ognizant Communication Corporation

HABITATION
International Journal for Human Support Research
(Formerly Life Support and Biosphere Science)

ABSTRACTS
VOLUME 11, NUMBER 3

Habitation, Vol. 11, pp. 89-93
1542-9660/07 $60.00 + .00
Copyright © 2007 Cognizant Comm. Corp.
Printed in the USA. All rights reserved.

Influence of Support Media Characteristics on Biofilm Activity in Graywater Treatment Systems for Advanced Life Support

Sybil Sharvelle, Neepa Shah, and M. Katherine Banks

School of Civil Engineering, Purdue University, West Lafayette, IN 47907-2051, USA

Advanced life support systems for long-duration space missions will require efficient recycling of water and air. Biological treatment systems may be used as the initial process in a multistep recycling system. Biofilm reactors (or biotrickling filters) have been shown to be effective for treatment of air and water. A major design consideration for these reactors is the selection of biofilm support media. The main objective of this research was to evaluate the effect of three commercially available support media on biofilm activity. Biofilm activity was quantified in terms of microbial respiration, or specifically, carbon dioxide production. Results indicate that carbon mineralization did not differ significantly between media types when data were evaluated based on media volume. However, there was a significant difference in microbial activity when assessed with media surface area as an input value. The results suggest that suspended microorganisms may have contributed significantly to the carbon mineralization in the reactor. Therefore, when predicting performance of submerged biofilm reactors, liquid or media volume should be used as a key model parameter rather than media surface area. This information could prove to be useful when selecting support media and reactor volume for biofilm graywater treatment reactors.

Key words: Biofilm; Bacterial adhesion; Support media; Biotrickling filters; Graywater; Contaminants; Degradation; Biofilm growth; Microbial activity

Address correspondence to M. Katherine Banks, School of Civil Engineering, Purdue University, 550 Stadium Mall Drive, West Lafayette, IN 47907-2051, USA. Tel: (765) 496-3424; Fax: (765) 496-3449; E-mail: kbanks@ecn.purdue.edu




Habitation, Vol. 11, pp. 95-104
1542-9660/07 $60.00 + .00
Copyright © 2007 Cognizant Comm. Corp.
Printed in the USA. All rights reserved.

Characterization of Effluent From Biological Trickling Filters Treating Graywater in Advanced Life Support Systems

Sybil Sharvelle, Eric McLamore, Stephen Clark, and M. Katherine Banks

School of Civil Engineering, Purdue University, West Lafayette, IN 47907-2051, USA

Six bench scale biological trickling filter reactors were constructed and operated for simulated advanced life support (ALS) graywater recycling. In an initial evaluation, after a reactor startup phase of 40 days, the average TOC removal for six replicate reactors packed with Tri-packs packing material was 65%. A second set of experiments was designed to assess TOC removal using several types of packing material (B-cell and Biobale). It was hypothesized that alternative packing materials would reduce the effects of channeling in the reactors, thus improving TOC removal. However, the TOC removal was not substantially improved during the second set of experiments. Additionally, recirculation rates were varied and effects to TOC removal were tracked. These modifications also did not result in improved reactor performance. Therefore, a partial characterization of reactor effluent was conducted to determine the cause of limited TOC removal. The results indicate that degradation by-products may not be readily biodegradable in this system.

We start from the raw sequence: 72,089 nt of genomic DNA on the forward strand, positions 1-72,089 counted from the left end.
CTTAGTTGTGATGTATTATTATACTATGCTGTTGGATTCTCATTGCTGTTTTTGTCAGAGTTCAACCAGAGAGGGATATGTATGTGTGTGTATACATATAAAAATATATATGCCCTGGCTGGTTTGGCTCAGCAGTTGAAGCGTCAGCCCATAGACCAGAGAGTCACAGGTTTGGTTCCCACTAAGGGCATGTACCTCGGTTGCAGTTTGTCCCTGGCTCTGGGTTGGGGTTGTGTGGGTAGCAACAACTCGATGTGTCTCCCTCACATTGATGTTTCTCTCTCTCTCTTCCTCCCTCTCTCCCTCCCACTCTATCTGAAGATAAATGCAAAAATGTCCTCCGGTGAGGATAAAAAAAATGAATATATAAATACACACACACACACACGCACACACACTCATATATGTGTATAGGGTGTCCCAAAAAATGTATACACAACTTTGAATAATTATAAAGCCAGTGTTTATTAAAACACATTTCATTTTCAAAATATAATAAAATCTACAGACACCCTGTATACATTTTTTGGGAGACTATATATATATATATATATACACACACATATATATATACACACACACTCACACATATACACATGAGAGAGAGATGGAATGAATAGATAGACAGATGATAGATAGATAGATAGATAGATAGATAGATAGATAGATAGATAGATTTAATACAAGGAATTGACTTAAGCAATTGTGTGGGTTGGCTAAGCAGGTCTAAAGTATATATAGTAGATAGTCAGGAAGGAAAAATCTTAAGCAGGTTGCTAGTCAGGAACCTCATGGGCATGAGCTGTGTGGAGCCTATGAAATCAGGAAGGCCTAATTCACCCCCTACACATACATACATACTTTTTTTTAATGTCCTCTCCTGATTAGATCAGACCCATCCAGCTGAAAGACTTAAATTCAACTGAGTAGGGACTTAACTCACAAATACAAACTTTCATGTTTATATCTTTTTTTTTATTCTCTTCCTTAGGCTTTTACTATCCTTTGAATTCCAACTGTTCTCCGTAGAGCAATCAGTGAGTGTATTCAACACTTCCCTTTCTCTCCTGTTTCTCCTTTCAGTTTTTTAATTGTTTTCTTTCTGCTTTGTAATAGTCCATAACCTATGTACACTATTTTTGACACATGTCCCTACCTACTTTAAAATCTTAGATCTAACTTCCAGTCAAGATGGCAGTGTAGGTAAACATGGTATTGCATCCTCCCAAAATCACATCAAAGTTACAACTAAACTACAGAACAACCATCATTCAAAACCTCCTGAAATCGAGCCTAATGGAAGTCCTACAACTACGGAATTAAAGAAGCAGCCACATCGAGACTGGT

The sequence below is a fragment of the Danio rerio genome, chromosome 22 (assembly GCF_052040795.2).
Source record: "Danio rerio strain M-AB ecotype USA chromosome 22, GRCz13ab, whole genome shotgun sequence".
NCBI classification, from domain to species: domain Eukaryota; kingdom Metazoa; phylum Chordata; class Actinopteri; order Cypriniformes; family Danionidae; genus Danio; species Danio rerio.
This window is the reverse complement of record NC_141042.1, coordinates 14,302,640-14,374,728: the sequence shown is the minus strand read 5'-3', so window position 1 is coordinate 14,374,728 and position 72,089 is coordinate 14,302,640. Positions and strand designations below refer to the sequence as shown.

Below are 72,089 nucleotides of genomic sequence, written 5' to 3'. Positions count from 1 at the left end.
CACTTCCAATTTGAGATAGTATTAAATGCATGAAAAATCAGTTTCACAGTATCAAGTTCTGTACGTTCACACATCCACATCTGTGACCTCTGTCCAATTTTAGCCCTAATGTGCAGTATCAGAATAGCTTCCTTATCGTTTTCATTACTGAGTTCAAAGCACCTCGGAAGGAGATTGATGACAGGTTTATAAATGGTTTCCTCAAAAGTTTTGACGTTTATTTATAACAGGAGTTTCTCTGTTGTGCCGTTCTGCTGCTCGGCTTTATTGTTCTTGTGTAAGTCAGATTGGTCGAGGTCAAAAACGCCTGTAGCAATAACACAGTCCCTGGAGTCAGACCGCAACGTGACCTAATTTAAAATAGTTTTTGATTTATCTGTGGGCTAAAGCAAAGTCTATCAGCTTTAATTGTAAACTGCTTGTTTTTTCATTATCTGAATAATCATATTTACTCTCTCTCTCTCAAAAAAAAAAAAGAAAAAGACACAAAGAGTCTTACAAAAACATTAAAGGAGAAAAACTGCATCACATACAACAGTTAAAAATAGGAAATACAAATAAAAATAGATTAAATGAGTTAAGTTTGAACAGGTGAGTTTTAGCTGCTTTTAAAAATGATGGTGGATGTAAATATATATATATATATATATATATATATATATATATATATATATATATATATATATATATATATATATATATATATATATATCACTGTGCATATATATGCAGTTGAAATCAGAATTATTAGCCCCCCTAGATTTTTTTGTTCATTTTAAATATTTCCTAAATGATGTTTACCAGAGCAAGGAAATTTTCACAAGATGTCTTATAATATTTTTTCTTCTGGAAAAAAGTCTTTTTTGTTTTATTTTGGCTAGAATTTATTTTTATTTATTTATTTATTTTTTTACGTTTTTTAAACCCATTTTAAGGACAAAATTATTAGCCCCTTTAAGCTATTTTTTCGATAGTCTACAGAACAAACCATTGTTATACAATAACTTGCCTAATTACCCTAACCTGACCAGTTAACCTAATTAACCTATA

Key words: Graywater; Wastewater treatment; Biological trickling filter; Air treatment; Surfactant; Biofilm; Biodegradation; Microorganism

Address correspondence to M. Katherine Banks, School of Civil Engineering, Purdue University, 550 Stadium Mall Drive, West Lafayette, IN 47907-2051, USA. Tel: (765) 496-3424; Fax: (765) 496-3449; E-mail: kbanks@ecn.purdue.edu




Habitation, Vol. 11, pp. 105-122
1542-9660/07 $60.00 + .00
Copyright © 2007 Cognizant Comm. Corp.
Printed in the USA. All rights reserved.

Inedible Biomass Biodegradation for Advanced Life Support Systems: I. Composting Reactor and Kinetics

Javier C. Ramirez-Perez, John A. Hogan, and Peter F. Strom

Department of Environmental Science, Rutgers University, New Brunswick, NJ, USA

Aerobic composting is an advanced life support system candidate technology for solid waste processing and resource recovery for long-term manned space missions. Because hardware mass, power, and volume are highly constrained in such missions, important considerations are the required product stability/maturity and the resultant processing duration (retention time). Representative inedible crop biomass collected from hydroponic plant growth systems at NASA research centers was amended with food and human waste simulant, and composted in a pilot scale (330 L) batch reactor with periodic removal for sampling and mixing. Ventilation was employed to provide oxygen and temperature feedback control. Compost samples were assessed during the 162-day processing period using a range of physical, chemical, and microbiological analyses. The composting material maintained a temperature setpoint of 53°C for more than 40 days. Volume/mass reductions achieved were 79%/67%. Fecal streptococci, used as an indicator of sanitation, decreased by 7.8 log-units. Biodegradation followed first order kinetics (k = 0.03 kg/kg-day, dry mass remaining corrected for sampling = 0.497).

Key words: Advanced life support; Composting; Enclosed composting system; Biodegradation kinetics; Solid waste; Recycling

Address correspondence to Peter F. Strom, Department of Environmental Science, Rutgers, the State University of New Jersey, 14 College Farm Road, New Brunswick, NJ 08901-8551, USA. Tel: (732) 932-9800, ext. 6216; Fax: (732) 932-8644; E-mail: strom@aesop.rutgers.edu




Habitation, Vol. 11, pp. 123-132
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Copyright © 2007 Cognizant Comm. Corp.
Printed in the USA. All rights reserved.

Bread Baking Quality of Apogee Whole Wheat Flour

Patrick V. Veillard,1 Carmen Moraru,1 Michele H. Perchonok,2 and Jozef L. Kokini1

1Cook College, Department of Food Science and the Center for Advanced Food Technology, Rutgers University, New Brunswick, NJ 08901-8520, USA